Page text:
Biondi does, however, channel Barry White adeptly in at least a couple of tracks. “I can read your mind” has a Barry White vibe and Biondi has the voice to pull it off. “La voglia la pazzia l’idea,” sung in his native Italian, has a bossa groove and wonderfully lush strings arranged by long-time Incognito collaborator, Simon Hale. In fact, to disco heads like me, Hale’s arrangements steal the show in more than a few tracks on this album.

“Never stop” featuring Omar is a great tune and sounds like it could be a new hit from Bill Withers. Al Jarreau’s appearance on “Light to the world” is not quintessential Jarreau but it works. There’s very little scatting and the lyrical phrasing is much more relaxed than his vocal gymnastics masterpiece, “Take 5.” Still, it reminds us that Jarreau has a nice natural singing voice.

Although not a cohesive end-to-end listen, Sun has 13 full-length tracks offering lots to choose from for fans of jazz, soul, and the spaces in between.

Music Review: Recent discoveries with the Rhodes sound

Butterfly, Azymuth (Far Out Recordings, 2008)

BBNG, Badbadnotgood (independent, 2011)

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I’ve always been drawn to the sound of a Rhodes electric piano in the right hands. Herbie Hancock and George Duke are the masters. Jamiroquai and D’Angelo are notable disciples.

The warm and easy sounds have sprung up again for me in two recent discoveries. One is relatively fresh, only a few months since they came on the scene. And the other is a trio of living legends that has been making great music with the Rhodes sound for over 30 years.

Azymuth is the latter. This trio from Brazil has had an admirable consistency of style over the decades. It’s not to say they’ve been stagnant. Indeed, their recordings from the 70s, 80s, and 90s have a distinct flavour that is both apt for the era but also timeless. The best part about Azymuth is the musicianship. They are talented improvisors, songwriters, players, and producers. Their music is pure, simple, and utterly listenable.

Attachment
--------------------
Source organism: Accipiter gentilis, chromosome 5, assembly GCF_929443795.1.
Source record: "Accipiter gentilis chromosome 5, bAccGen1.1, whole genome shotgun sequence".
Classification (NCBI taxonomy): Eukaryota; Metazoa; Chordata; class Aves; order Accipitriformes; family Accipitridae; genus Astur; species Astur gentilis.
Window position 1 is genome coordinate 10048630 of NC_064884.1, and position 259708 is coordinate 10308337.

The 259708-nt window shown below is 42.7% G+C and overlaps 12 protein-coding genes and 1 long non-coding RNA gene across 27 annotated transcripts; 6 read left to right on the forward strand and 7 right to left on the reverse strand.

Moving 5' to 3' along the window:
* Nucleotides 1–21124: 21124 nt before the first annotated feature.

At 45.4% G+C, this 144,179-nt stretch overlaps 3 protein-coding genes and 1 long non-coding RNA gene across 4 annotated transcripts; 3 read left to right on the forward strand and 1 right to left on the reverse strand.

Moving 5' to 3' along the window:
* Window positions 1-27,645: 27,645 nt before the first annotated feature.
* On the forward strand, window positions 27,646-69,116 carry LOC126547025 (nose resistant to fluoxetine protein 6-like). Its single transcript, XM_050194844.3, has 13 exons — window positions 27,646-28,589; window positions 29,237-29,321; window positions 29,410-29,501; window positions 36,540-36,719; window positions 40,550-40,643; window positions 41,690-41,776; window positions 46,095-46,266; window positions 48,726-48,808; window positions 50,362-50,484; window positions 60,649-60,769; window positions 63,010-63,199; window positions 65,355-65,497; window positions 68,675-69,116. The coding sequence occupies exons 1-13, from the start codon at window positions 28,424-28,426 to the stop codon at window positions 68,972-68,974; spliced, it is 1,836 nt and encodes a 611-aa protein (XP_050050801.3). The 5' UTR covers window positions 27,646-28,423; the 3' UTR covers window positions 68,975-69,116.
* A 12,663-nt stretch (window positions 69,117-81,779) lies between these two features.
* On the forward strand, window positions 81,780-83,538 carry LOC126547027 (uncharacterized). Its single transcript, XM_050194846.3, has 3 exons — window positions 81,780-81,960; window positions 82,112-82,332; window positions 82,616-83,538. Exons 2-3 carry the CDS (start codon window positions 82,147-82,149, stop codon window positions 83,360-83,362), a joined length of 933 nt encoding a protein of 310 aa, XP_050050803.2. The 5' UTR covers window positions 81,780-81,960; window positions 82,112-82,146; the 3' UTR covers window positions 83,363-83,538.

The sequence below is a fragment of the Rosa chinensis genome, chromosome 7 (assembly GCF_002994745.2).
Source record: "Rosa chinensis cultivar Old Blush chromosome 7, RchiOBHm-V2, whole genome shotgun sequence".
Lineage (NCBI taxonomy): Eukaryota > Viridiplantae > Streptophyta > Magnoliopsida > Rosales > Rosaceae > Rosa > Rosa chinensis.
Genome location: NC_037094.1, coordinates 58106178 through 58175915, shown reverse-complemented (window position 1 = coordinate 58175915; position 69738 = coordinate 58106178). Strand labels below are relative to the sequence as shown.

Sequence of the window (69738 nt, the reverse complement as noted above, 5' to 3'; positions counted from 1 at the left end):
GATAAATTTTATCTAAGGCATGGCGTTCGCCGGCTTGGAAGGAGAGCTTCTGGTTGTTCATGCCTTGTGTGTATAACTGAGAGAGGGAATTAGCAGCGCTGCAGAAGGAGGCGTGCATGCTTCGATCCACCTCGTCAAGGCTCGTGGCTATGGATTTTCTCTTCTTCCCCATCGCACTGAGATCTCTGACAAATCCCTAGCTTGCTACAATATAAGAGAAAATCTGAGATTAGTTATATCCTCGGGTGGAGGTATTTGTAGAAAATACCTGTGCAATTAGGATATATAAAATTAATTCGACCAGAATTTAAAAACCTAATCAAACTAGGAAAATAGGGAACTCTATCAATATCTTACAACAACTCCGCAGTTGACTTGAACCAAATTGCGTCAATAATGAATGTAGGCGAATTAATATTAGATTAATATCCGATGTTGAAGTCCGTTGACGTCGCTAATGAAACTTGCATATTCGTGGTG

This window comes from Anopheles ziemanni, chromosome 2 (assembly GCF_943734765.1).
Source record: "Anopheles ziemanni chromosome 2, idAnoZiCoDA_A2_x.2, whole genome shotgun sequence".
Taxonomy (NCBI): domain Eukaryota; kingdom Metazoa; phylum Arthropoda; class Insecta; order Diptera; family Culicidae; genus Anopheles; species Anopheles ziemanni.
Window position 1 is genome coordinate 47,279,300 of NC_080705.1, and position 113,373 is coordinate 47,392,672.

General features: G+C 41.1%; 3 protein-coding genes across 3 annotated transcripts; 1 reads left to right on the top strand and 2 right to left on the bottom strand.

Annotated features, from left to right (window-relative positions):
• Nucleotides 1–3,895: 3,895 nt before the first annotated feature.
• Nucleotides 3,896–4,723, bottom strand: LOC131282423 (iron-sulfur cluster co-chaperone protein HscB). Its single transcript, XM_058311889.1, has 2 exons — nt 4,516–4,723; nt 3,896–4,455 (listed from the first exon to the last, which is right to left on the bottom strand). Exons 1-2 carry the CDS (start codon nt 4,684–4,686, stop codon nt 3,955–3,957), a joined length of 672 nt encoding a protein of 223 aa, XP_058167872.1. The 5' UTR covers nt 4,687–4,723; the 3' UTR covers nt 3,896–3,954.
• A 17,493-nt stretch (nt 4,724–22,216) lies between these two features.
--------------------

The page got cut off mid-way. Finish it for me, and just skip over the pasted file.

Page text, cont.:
Butterfly, their 2008 release, is a perfect showcase of their talent. From the downtempo “Morning” to the upbeat sound of “Os Cara La” and “Triagem,” this album is all good. Azymuth are described as ‘Brazilian’ by genre but  I would call them jazz-funk. Although bossa and samba rhythms are common and they record most vocals in Portuguese, the overall sound is decidedly jazz with funk instrumentation.

After discovering their music just recently and immersing myself in their many recordings, I’m easily convinced that Azymuth keyboardist, Jose Roberto Bertrami, is one of the world’s greatest virtuosos on the Rhodes.

In contrast to the prolific history of Azymuth, Badbadnotgood have only recently appeared on the scene. They are a Toronto-based trio, formed, it seems, in the image of Azymuth. With a keyboardist, bassist, and drummer, BBNG is about tight rhythmic lines with warm and easy keyboards overtop. They also have a streak of hip-hop, which sets them apart from both traditional jazz-funk outfits and pure hip-hop artists. Listen to “Hard in the Paint” from their live album, BBNG Live 1. It’s hard-edge opening sets up a dark and driving groove for the rest of the track. They wisely left the Rhodes idle for this track, which is better served by pounding the low octaves on an acoustic piano.

Their self-titled debut was released in September 2011. “The World is Yours” features some impressive keyboard improvisation by Matthew Tavares as well as the tight hip-hop beats marshalled by Alex Sowinski. “Fall in Love” starts sparsely with the unaccompanied keyboard tones and crescendos into a rich improvised interplay of all three players.

BBNG’s first record comes almost 36 years after Azymuth’s debut. In fact, I’d wager the members of BBNG weren’t even born until Azymuth was about a dozen albums deep into their career. Still, the resemblence is remarkable. I don’t know whether to be more impressed by the young talent on BBNG for successfully taking up the torch from masters like Bertrami or by Azymuth themselves for remaining fresh after all these years.

Regardless, both finds have enriched my jazz/funk collection and given me hours of material to enjoy with the Rhodes sound. Azymuth released another album in 2011, entitled Aurora. It is also a strong album but not as consistent as Butterfly. “E mulher” is a particularly nice track from Aurora.